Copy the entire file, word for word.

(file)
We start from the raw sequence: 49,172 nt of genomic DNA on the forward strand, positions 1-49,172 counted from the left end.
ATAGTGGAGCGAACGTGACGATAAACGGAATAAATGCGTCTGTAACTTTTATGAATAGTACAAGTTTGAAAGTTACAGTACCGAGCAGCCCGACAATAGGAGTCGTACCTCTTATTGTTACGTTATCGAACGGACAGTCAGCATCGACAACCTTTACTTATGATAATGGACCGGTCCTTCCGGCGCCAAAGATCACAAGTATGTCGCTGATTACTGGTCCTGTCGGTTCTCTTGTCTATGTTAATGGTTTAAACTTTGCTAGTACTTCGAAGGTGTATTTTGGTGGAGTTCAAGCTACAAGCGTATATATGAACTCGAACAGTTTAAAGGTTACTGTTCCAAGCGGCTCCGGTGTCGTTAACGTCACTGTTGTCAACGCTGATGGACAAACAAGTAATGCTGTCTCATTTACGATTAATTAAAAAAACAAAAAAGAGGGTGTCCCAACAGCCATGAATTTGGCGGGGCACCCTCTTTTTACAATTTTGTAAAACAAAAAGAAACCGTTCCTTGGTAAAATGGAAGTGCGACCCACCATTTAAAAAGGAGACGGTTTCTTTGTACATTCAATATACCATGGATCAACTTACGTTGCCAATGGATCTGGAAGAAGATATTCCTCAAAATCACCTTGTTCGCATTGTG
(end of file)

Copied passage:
We start from the raw sequence: 49,172 nt of genomic DNA on the forward strand, positions 1-49,172 counted from the left end.
ATAGTGGAGCGAACGTGACGATAAACGGAATAAATGCGTCTGTAACTTTTATGAATAGTACAAGTTTGAAAGTTACAGTACCGAGCAGCCCGACAATAGGAGTCGTACCTCTTATTGTTACGTTATCGAACGGACAGTCAGCATCGACAACCTTTACTTATGATAATGGACCGGTCCTTCCGGCGCCAAAGATCACAAGTATGTCGCTGATTACTGGTCCTGTCGGTTCTCTTGTCTATGTTAATGGTTTAAACTTTGCTAGTACTTCGAAGGTGTATTTTGGTGGAGTTCAAGCTACAAGCGTATATATGAACTCGAACAGTTTAAAGGTTACTGTTCCAAGCGGCTCCGGTGTCGTTAACGTCACTGTTGTCAACGCTGATGGACAAACAAGTAATGCTGTCTCATTTACGATTAATTAAAAAAACAAAAAAGAGGGTGTCCCAACAGCCATGAATTTGGCGGGGCACCCTCTTTTTACAATTTTGTAAAACAAAAAGAAACCGTTCCTTGGTAAAATGGAAGTGCGACCCACCATTTAAAAAGGAGACGGTTTCTTTGTACATTCAATATACCATGGATCAACTTACGTTGCCAATGGATCTGGAAGAAGATATTCCTCAAAATCACCTTGTTCGCATTGTG